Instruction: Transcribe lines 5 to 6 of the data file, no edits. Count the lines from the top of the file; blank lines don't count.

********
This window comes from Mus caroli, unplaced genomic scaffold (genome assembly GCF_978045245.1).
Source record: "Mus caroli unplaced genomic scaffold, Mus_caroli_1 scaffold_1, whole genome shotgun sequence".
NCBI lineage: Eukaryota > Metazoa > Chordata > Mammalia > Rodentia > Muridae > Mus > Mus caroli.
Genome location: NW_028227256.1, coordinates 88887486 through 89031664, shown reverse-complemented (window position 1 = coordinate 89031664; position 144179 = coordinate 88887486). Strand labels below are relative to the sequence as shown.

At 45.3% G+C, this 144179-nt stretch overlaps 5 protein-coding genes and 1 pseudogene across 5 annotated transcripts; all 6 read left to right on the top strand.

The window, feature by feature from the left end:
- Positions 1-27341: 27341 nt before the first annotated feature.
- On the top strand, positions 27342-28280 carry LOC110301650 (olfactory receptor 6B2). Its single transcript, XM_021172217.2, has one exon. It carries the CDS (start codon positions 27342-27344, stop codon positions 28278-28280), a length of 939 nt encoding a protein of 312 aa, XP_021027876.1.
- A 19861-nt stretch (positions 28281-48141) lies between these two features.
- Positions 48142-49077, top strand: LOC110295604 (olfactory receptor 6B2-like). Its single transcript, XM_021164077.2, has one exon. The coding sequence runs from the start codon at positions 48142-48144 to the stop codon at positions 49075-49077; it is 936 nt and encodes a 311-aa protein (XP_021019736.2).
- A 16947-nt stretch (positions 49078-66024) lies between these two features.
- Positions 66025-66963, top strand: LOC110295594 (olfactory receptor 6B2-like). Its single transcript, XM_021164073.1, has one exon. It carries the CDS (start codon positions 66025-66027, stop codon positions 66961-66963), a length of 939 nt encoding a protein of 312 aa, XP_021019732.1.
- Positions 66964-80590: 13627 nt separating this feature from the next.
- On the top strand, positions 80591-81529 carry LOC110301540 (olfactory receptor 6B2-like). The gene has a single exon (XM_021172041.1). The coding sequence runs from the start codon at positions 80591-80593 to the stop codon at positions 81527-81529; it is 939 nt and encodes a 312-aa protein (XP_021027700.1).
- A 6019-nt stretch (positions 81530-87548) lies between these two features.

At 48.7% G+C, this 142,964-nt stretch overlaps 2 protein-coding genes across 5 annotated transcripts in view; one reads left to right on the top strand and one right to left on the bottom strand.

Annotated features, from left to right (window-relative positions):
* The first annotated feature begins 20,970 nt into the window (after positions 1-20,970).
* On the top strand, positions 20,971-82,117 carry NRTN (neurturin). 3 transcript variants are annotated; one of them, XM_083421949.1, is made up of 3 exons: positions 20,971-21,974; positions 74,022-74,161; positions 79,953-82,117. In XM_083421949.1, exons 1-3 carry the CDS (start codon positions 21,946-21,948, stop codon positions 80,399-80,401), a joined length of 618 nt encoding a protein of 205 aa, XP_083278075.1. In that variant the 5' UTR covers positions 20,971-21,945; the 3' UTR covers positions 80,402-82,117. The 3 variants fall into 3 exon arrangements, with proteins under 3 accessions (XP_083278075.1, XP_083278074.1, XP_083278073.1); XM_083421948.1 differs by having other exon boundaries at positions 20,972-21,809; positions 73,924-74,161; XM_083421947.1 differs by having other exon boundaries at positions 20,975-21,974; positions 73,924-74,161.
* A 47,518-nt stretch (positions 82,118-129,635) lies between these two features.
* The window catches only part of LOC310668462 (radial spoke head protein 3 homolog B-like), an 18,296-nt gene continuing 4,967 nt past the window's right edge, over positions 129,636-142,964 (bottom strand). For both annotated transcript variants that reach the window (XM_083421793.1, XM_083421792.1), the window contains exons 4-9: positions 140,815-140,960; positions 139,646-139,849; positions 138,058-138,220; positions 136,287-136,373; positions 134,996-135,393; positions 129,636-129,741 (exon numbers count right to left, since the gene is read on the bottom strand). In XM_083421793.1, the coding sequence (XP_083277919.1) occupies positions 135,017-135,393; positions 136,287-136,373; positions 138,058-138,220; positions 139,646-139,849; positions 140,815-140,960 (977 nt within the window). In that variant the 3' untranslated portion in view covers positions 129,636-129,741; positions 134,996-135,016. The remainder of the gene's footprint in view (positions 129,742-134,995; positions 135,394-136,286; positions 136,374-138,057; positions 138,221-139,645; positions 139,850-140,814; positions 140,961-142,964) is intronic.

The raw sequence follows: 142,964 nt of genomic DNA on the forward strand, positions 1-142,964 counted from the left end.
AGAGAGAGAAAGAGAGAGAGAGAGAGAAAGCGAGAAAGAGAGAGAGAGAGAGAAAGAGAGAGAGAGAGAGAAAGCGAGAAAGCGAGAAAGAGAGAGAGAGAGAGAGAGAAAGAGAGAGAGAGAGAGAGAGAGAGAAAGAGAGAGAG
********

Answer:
At 45.3% G+C, this 144179-nt stretch overlaps 5 protein-coding genes and 1 pseudogene across 5 annotated transcripts; all 6 read left to right on the top strand.

The window, feature by feature from the left end: